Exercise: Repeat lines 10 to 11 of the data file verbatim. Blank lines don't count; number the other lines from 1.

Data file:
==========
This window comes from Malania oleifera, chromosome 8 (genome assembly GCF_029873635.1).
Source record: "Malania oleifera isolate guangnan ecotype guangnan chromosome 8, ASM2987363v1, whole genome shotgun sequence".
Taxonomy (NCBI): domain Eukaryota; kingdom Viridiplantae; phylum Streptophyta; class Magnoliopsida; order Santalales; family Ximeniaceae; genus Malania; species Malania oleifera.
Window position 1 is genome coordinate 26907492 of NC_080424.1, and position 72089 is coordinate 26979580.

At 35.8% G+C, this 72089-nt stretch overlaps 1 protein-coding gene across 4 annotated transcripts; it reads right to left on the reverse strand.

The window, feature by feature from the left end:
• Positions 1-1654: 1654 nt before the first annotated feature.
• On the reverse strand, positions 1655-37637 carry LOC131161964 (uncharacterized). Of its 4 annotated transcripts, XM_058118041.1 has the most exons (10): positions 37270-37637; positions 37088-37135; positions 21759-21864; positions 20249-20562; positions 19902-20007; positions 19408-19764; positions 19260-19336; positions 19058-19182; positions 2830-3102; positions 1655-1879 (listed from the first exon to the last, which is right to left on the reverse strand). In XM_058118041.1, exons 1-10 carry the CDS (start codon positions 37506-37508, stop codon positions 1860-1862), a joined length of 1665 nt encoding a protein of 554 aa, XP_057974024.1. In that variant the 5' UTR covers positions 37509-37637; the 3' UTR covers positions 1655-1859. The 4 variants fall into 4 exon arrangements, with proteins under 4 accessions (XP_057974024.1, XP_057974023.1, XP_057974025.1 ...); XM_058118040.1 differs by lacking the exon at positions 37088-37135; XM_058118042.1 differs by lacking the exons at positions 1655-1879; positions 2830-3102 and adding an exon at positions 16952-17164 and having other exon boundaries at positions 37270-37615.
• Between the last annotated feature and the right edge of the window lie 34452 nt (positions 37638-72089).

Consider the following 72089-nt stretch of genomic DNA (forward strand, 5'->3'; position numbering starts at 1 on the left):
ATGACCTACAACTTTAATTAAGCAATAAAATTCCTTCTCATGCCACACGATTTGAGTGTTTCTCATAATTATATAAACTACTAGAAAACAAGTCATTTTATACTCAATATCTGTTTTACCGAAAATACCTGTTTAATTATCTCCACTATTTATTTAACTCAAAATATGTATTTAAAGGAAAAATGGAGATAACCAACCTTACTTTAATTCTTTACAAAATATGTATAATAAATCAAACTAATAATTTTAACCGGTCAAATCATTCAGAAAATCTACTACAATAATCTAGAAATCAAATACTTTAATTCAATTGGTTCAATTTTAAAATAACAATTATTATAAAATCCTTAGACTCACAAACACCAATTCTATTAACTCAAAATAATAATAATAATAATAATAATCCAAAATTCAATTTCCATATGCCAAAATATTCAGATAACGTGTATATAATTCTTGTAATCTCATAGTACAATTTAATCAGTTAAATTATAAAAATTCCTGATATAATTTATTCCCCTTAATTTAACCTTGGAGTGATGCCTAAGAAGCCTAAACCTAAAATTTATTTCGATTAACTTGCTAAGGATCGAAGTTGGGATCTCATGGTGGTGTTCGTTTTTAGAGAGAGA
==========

Consider the following 72089-nt stretch of genomic DNA (forward strand, 5'->3'; position numbering starts at 1 on the left):
ATGACCTACAACTTTAATTAAGCAATAAAATTCCTTCTCATGCCACACGATTTGAGTGTTTCTCATAATTATATAAACTACTAGAAAACAAGTCATTTTATACTCAATATCTGTTTTACCGAAAATACCTGTTTAATTATCTCCACTATTTATTTAACTCAAAATATGTATTTAAAGGAAAAATGGAGATAACCAACCTTACTTTAATTCTTTACAAAATATGTATAATAAATCAAACTAATAATTTTAACCGGTCAAATCATTCAGAAAATCTACTACAATAATCTAGAAATCAAATACTTTAATTCAATTGGTTCAATTTTAAAATAACAATTATTATAAAATCCTTAGACTCACAAACACCAATTCTATTAACTCAAAATAATAATAATAATAATAATAATCCAAAATTCAATTTCCATATGCCAAAATATTCAGATAACGTGTATATAATTCTTGTAATCTCATAGTACAATTTAATCAGTTAAATTATAAAAATTCCTGATATAATTTATTCCCCTTAATTTAACCTTGGAGTGATGCCTAAGAAGCCTAAACCTAAAATTTATTTCGATTAACTTGCTAAGGATCGAAGTTGGGATCTCATGGTGGTGTTCGTTTTTAGAGAGAGA